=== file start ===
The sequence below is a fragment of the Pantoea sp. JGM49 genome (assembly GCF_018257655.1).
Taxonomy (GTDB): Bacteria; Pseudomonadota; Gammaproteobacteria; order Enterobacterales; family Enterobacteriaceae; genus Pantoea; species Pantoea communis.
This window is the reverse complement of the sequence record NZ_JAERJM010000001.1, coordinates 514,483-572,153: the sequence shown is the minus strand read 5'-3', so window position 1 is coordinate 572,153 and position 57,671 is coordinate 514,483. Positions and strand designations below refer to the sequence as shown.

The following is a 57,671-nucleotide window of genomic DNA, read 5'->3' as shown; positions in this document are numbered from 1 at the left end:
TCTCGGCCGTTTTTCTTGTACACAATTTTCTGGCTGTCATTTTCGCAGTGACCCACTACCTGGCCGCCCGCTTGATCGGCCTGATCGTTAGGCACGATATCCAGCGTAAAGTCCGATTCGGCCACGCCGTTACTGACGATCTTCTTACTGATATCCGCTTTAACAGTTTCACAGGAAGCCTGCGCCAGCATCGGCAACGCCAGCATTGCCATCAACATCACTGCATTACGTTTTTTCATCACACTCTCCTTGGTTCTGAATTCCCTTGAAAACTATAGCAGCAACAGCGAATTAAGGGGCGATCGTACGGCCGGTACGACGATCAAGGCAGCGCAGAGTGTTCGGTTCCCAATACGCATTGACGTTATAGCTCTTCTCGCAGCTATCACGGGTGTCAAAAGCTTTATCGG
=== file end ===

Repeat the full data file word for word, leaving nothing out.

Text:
The sequence below is a fragment of the Pantoea sp. JGM49 genome (assembly GCF_018257655.1).
Taxonomy (GTDB): Bacteria; Pseudomonadota; Gammaproteobacteria; order Enterobacterales; family Enterobacteriaceae; genus Pantoea; species Pantoea communis.
This window is the reverse complement of the sequence record NZ_JAERJM010000001.1, coordinates 514,483-572,153: the sequence shown is the minus strand read 5'-3', so window position 1 is coordinate 572,153 and position 57,671 is coordinate 514,483. Positions and strand designations below refer to the sequence as shown.

The following is a 57,671-nucleotide window of genomic DNA, read 5'->3' as shown; positions in this document are numbered from 1 at the left end:
TCTCGGCCGTTTTTCTTGTACACAATTTTCTGGCTGTCATTTTCGCAGTGACCCACTACCTGGCCGCCCGCTTGATCGGCCTGATCGTTAGGCACGATATCCAGCGTAAAGTCCGATTCGGCCACGCCGTTACTGACGATCTTCTTACTGATATCCGCTTTAACAGTTTCACAGGAAGCCTGCGCCAGCATCGGCAACGCCAGCATTGCCATCAACATCACTGCATTACGTTTTTTCATCACACTCTCCTTGGTTCTGAATTCCCTTGAAAACTATAGCAGCAACAGCGAATTAAGGGGCGATCGTACGGCCGGTACGACGATCAAGGCAGCGCAGAGTGTTCGGTTCCCAATACGCATTGACGTTATAGCTCTTCTCGCAGCTATCACGGGTGTCAAAAGCTTTATCGG